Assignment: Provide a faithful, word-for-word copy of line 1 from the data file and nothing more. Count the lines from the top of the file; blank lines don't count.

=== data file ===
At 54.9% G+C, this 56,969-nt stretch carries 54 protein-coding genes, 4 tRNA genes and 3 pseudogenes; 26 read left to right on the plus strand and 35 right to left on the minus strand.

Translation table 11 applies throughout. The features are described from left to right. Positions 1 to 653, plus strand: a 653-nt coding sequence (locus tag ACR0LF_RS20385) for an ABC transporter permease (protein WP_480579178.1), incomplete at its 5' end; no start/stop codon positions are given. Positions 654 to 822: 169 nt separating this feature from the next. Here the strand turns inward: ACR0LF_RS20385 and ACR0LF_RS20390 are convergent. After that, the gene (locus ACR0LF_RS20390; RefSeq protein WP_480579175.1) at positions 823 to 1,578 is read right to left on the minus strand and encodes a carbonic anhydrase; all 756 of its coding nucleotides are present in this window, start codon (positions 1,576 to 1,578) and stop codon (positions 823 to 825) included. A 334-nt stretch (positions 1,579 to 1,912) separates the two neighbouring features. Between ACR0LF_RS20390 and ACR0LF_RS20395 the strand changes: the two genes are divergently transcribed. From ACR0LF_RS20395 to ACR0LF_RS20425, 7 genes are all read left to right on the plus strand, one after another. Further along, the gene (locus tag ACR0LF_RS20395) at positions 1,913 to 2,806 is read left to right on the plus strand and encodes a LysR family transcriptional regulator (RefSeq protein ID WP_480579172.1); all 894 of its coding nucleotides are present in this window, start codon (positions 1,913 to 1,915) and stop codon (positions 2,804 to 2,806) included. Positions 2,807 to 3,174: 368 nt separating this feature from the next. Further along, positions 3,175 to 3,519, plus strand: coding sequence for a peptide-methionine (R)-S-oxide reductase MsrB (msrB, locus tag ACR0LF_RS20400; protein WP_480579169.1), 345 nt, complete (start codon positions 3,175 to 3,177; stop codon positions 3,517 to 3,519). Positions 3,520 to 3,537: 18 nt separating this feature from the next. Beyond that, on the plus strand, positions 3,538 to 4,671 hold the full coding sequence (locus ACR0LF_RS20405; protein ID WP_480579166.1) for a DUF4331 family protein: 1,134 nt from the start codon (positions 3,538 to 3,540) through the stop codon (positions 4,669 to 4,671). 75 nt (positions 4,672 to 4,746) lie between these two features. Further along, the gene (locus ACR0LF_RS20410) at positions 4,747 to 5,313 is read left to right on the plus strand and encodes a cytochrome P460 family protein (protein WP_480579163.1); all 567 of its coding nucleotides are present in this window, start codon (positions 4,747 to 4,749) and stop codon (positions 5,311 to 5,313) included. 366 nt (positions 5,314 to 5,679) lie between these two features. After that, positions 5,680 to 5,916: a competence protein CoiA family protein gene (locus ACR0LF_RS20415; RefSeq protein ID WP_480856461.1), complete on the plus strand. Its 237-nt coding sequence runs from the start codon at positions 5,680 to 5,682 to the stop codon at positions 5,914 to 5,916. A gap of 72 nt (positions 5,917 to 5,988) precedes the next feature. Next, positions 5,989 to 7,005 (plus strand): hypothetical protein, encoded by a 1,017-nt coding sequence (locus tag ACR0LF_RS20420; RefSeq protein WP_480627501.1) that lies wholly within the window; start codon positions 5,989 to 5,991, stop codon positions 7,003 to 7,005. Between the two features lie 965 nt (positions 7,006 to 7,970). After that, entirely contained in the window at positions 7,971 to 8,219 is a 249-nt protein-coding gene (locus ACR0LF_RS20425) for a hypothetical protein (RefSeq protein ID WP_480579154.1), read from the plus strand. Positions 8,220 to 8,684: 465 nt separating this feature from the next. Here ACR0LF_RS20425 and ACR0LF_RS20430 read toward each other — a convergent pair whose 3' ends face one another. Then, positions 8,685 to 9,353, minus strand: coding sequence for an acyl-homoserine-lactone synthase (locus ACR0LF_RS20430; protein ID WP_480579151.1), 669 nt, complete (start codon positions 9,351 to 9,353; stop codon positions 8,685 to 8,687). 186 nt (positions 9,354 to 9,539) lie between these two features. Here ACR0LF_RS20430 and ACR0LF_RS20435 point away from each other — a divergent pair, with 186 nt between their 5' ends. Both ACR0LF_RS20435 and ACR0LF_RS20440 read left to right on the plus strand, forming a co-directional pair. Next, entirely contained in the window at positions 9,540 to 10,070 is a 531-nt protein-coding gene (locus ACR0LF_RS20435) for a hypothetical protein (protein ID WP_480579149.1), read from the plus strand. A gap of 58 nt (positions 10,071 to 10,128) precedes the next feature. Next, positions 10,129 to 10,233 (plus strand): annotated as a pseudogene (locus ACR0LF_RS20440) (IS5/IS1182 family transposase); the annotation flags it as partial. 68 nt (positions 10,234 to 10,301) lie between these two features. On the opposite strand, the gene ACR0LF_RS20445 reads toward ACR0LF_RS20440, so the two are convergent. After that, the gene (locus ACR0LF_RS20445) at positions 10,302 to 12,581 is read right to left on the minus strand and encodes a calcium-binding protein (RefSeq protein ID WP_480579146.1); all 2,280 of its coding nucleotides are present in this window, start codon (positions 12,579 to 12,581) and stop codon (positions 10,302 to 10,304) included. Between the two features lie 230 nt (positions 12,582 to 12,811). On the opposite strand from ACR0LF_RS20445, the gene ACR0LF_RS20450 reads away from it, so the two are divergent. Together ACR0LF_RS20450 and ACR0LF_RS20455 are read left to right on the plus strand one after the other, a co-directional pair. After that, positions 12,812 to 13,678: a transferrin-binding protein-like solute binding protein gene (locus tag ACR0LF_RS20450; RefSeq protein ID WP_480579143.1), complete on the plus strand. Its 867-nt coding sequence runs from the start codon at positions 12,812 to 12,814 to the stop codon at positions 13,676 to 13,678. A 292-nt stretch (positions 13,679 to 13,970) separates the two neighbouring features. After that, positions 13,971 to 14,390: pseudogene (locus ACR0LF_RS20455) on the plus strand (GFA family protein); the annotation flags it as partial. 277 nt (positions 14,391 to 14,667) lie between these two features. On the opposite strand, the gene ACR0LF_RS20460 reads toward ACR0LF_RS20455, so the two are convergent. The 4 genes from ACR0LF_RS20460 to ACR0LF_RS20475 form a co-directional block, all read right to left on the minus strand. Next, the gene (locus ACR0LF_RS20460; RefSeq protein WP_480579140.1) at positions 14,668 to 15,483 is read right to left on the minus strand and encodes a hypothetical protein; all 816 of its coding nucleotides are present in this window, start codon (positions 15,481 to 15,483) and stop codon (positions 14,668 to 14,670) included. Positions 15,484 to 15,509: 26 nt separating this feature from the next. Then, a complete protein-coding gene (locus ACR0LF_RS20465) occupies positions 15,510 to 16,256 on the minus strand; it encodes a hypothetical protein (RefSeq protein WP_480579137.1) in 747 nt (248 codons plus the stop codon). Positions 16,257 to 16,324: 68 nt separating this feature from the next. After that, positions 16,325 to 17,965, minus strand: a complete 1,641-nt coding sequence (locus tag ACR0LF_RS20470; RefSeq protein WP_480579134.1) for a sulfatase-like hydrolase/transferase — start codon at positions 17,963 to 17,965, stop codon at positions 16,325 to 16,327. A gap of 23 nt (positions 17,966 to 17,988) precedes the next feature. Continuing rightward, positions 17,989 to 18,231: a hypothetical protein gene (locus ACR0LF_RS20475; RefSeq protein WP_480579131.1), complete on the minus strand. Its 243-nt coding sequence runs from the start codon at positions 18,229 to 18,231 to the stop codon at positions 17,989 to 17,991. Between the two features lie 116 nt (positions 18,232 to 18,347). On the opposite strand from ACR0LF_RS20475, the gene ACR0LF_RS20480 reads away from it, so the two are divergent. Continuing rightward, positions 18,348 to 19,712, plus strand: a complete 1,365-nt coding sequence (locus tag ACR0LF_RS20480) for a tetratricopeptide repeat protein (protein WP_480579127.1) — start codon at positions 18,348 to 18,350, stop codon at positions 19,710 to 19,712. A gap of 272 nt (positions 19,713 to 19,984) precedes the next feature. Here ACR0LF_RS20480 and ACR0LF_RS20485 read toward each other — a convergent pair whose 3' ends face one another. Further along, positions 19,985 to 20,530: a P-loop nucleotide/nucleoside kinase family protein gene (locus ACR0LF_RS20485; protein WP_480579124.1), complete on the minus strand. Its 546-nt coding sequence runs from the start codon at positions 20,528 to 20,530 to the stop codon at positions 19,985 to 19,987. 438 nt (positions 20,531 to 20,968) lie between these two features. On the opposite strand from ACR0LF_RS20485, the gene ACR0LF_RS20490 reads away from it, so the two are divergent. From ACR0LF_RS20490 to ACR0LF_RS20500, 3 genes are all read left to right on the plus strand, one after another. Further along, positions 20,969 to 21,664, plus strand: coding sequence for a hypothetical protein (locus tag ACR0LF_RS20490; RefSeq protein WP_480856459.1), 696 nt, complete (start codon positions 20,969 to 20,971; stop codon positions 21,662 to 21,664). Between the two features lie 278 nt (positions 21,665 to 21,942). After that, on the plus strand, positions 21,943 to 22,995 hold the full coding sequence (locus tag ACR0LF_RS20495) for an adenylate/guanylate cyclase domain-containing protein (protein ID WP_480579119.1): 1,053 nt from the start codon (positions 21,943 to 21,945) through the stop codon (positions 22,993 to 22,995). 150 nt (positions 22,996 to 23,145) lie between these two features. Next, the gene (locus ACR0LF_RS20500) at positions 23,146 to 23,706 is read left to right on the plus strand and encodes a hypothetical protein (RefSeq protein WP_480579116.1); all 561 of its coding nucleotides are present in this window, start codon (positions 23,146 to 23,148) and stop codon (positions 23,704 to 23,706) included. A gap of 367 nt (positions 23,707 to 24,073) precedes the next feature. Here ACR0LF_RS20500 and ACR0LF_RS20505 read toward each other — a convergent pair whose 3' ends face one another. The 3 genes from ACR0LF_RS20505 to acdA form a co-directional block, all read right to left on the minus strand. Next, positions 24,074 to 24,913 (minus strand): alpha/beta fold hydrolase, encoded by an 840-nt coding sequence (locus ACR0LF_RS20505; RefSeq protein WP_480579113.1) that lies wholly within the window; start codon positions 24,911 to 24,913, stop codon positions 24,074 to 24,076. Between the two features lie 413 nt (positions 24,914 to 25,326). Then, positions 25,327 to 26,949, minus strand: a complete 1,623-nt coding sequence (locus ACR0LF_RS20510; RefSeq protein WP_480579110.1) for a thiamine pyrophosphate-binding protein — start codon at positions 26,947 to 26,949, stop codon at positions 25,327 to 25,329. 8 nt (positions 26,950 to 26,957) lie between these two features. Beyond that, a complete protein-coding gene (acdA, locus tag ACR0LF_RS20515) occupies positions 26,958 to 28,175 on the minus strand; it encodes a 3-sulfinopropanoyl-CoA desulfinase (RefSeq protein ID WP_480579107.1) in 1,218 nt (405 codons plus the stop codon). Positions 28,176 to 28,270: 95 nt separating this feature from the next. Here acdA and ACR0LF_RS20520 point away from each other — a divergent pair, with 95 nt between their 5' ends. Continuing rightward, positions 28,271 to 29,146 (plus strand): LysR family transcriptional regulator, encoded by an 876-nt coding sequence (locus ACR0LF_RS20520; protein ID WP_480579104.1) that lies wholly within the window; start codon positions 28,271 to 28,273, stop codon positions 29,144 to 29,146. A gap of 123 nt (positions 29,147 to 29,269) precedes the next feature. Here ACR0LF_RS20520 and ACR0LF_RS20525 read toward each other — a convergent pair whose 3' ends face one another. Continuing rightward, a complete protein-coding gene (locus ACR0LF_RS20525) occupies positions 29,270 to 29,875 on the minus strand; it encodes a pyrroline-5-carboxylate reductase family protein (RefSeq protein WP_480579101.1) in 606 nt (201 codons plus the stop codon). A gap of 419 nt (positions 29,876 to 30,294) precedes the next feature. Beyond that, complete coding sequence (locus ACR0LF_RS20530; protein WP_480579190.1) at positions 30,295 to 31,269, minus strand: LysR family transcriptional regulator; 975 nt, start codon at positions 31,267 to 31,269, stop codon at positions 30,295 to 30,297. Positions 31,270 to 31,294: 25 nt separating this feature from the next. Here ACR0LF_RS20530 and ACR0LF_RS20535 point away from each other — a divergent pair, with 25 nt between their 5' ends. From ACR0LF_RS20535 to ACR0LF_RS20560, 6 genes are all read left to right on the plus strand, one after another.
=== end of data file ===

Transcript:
At 54.9% G+C, this 56,969-nt stretch carries 54 protein-coding genes, 4 tRNA genes and 3 pseudogenes; 26 read left to right on the plus strand and 35 right to left on the minus strand.